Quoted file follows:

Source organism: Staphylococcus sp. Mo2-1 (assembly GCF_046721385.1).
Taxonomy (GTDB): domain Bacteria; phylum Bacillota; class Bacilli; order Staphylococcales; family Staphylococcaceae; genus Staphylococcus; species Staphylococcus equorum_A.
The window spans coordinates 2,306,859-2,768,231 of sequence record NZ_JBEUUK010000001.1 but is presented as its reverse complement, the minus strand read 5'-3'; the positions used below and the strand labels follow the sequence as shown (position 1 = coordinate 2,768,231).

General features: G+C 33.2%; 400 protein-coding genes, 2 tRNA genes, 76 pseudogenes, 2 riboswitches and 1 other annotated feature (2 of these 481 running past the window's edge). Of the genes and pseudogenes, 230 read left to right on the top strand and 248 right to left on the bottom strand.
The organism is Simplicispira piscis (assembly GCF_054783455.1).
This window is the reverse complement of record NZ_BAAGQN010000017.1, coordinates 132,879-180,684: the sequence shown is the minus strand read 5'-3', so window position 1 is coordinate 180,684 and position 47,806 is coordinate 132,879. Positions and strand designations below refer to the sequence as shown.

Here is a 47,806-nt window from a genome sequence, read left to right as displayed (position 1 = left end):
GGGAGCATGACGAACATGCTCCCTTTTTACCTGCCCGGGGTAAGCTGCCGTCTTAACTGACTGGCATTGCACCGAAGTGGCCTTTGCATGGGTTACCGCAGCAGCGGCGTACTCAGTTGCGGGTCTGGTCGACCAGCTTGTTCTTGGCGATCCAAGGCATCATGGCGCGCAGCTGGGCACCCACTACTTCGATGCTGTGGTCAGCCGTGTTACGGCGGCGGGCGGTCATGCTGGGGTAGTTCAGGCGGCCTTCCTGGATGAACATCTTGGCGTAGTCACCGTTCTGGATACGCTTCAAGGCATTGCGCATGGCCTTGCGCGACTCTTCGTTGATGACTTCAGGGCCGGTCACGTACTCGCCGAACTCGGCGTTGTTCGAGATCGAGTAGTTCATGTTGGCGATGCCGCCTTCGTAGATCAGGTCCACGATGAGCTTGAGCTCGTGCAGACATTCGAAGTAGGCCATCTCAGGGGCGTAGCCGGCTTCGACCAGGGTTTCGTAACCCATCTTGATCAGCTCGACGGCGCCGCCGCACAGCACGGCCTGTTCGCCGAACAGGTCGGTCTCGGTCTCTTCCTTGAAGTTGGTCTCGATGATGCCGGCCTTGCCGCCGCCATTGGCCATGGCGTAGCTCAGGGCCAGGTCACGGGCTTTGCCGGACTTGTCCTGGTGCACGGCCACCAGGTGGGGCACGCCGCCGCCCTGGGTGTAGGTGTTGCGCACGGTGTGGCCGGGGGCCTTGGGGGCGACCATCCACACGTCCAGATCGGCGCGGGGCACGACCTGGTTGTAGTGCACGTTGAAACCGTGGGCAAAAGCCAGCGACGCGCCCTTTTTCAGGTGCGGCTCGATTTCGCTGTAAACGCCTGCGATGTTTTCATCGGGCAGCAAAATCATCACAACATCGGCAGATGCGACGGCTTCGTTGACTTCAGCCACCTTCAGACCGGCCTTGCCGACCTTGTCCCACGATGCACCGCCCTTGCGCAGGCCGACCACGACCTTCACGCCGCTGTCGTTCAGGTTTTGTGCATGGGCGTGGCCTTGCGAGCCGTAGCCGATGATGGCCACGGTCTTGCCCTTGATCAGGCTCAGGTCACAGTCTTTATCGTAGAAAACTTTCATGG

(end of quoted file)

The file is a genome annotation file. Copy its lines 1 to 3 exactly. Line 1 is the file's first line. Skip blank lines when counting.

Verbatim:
Source organism: Staphylococcus sp. Mo2-1 (assembly GCF_046721385.1).
Taxonomy (GTDB): domain Bacteria; phylum Bacillota; class Bacilli; order Staphylococcales; family Staphylococcaceae; genus Staphylococcus; species Staphylococcus equorum_A.
The window spans coordinates 2,306,859-2,768,231 of sequence record NZ_JBEUUK010000001.1 but is presented as its reverse complement, the minus strand read 5'-3'; the positions used below and the strand labels follow the sequence as shown (position 1 = coordinate 2,768,231).